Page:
There are great stories in the security industry that aren’t being told. Fascinating people who fly below the radar and aren’t being heard. We know because we encounter them in hallways, hotel lobbies and just about everywhere imaginable across the globe. Everytime we think “I wish I had recorded that conversation so that everyone could hear it…” Our goal with Security Voices is to provide a place for clear-headed dialogue with great people that’s unencumbered by the hyperbole and shouting that’s far too common in security circles. We don’t have anything against sponsors or sales pitches, but they run counter to our goal of cutting through the noise,  so we don’t have either. We’re aiming for 100% clear signal. 

Got feedback? Drop us an email: info@securityvoices.org


Could you create a fake cyber security company and rack up industry awards overnight? How about fabricating a founder and scoring them impressive job offers? Haroon Meer did both of these recently for a presentation titled “The Products We Deserve” as an exploration and commentary on the state of the industry. Jack, Dave & Haroon take on snake oil in security during an hour long conversation to determine exactly how someone could create a great company amidst the pressures that threaten to pull one in the wrong direction.


The catalyst for Haroon’s presentation and our discussion is his personal experience at Thinkst where he has focused on building a “bottoms-up”, product first company that has grown steadily since its inception without venture capital. His thoughts, from how to deal with industry analysts to “ball pit marketing” at conferences, come from Thinkst’s direct experience aiming to not only grow the company, but grow it in a way that is true to their own values. 

How Haroon and Thinkst navigate challenges such as having a strong presence for the company at the RSA Conference (sans shenanigans) is an exercise in creative problem solving versus rejecting the experience entirely or simply following the crowd. While it would be easy for an episode such as this to be bleak or even angry, Haroon’s thoughtful approach and optimism give us a portrait of how we might emerge from our awkward adolescence as an industry into a better future.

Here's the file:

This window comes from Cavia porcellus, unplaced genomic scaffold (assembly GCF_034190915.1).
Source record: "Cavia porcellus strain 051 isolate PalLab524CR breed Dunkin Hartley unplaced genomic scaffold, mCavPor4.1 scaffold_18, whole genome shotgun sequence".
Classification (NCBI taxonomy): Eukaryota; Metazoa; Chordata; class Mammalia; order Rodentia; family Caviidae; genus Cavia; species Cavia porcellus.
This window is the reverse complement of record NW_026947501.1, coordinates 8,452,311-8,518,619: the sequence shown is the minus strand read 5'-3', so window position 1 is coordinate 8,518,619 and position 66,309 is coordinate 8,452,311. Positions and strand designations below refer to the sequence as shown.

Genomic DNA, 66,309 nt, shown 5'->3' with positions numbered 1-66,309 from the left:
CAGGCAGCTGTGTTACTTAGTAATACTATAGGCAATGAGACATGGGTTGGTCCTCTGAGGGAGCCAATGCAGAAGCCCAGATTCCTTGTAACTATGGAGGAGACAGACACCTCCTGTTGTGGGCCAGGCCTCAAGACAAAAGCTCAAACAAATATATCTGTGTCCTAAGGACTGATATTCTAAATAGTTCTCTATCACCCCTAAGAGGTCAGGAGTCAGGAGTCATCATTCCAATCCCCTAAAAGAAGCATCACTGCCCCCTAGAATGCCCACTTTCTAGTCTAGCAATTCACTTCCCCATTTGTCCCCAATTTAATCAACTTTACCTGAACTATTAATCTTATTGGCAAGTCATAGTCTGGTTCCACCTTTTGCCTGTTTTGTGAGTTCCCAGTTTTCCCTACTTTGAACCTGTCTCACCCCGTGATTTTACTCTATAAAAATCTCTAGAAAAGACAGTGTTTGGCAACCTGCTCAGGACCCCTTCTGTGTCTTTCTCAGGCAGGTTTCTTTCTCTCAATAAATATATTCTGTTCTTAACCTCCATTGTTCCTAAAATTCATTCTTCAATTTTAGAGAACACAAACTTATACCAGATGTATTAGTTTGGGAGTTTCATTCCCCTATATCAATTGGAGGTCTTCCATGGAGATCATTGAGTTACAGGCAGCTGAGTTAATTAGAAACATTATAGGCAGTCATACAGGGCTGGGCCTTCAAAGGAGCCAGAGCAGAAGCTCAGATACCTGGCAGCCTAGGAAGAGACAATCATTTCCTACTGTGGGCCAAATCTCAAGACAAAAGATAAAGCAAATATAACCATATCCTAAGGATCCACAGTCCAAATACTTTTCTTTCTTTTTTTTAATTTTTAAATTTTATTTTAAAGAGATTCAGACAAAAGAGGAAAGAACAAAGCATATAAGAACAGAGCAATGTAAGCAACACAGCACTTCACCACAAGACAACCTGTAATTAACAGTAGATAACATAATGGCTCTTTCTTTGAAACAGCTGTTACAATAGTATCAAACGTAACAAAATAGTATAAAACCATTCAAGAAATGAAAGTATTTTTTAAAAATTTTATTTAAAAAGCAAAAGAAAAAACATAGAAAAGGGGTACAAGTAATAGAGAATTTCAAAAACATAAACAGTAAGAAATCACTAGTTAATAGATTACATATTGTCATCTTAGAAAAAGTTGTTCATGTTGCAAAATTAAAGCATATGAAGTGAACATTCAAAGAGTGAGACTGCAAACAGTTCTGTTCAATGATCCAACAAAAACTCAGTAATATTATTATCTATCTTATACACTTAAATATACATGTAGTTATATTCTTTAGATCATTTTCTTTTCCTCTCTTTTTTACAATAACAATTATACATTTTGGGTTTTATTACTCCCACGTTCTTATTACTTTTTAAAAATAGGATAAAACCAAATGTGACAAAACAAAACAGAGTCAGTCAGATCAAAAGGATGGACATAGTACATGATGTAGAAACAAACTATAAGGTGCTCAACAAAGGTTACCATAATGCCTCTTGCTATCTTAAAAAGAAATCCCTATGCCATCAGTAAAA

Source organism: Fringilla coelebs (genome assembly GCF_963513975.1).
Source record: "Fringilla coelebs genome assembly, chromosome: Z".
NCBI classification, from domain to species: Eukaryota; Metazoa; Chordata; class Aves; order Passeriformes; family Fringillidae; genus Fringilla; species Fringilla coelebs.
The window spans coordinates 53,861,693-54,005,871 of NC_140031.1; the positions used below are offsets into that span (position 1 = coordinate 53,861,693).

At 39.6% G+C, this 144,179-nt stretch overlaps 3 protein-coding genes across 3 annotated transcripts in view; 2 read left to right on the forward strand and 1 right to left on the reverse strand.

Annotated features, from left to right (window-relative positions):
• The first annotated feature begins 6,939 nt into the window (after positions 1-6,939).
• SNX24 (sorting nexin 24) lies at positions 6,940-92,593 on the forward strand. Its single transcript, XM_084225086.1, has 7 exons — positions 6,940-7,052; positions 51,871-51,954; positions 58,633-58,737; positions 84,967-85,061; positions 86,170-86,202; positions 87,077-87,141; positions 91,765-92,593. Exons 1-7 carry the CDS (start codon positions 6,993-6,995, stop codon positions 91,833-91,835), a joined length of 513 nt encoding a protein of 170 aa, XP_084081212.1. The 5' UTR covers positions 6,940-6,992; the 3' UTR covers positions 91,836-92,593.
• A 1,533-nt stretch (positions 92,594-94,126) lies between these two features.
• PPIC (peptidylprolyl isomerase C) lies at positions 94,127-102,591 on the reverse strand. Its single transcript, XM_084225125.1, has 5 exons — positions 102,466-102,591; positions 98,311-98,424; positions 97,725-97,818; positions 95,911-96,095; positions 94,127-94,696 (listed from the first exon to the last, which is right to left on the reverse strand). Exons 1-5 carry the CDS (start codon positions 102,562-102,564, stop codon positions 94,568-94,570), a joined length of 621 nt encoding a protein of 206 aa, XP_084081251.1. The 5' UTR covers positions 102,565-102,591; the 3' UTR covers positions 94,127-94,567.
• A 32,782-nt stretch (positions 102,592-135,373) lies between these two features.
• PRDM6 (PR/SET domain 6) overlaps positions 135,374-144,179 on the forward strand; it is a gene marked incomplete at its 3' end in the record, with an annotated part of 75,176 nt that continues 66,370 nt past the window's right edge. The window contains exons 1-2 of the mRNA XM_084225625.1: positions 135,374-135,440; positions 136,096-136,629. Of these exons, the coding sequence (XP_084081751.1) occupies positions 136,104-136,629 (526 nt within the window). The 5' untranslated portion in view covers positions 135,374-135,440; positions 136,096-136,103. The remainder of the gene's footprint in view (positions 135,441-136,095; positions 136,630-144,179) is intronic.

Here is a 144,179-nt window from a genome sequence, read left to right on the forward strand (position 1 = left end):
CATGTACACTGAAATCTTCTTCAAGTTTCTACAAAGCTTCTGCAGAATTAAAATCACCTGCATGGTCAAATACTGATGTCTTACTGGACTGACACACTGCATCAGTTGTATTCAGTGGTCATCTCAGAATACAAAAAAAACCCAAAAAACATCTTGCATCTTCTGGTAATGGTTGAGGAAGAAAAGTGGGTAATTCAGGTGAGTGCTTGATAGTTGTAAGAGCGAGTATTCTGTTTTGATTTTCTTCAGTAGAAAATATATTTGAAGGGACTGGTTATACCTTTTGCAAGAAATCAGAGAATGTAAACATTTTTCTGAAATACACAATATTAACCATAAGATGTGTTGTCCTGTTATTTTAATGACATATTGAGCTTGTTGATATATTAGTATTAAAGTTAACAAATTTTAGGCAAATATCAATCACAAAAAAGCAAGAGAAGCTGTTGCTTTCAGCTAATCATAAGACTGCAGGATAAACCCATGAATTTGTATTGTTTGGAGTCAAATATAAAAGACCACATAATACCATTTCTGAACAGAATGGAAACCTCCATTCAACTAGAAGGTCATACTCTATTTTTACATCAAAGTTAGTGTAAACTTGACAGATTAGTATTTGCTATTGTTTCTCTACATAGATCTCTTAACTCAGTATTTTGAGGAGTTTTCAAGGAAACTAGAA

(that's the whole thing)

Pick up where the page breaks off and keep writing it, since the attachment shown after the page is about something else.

About Haroon

Haroon Meer is the founder of Thinkst, the company behind the well regarded Thinkst Canary. Haroon has contributed to several books on information security and has published a number of papers and tools on various topics related to the field. Over the past almost two decades, he has delivered research, talks, and keynotes at conferences around the world.

Founder & CEO, Thinkst



Our 1st episode of 2020 is a story in three parts, beginning with hard fought wisdom of a veteran security practitioner, then diving deep into machine learning (ML) before wrapping up with how both security and AI apply to connected vehicles. 

The first part of our 74 minute conversation with Josh Lemos is the backstory of how he started his career in cybersecurity as a consultant... and left services to join ServiceNow as a practitioner. His time at ServiceNow lays out a solid formula for fixing application security inside a growth company who can little afford to slow down-- or suffer the pain of the inevitable breach if the situation doesn’t improve.

Jack & Dave’s conversation with Josh on ML lays down many of the basics and is intended to be a rough primer for future episodes where we will further explore the topic. We discuss how ML projects often take much more preparation than originally planned and topics that range from class imbalances, the differences between supervised/unsupervised ML, a starter’s toolkit and what to expect along with some rookie mistakes to avoid.


As part of Cylance/Blackberry, Josh has recently been involved with connected vehicle projects where standard security techniques for detecting executable malware on laptops and servers can start to look like child’s play in comparison to effort required to properly diagnose events across the diverse hardware and software found in a modern car.  Before wrapping with our speed round, we look ahead at areas where ML may be able to make leaps forward in both vehicles and across cyber security.

About Josh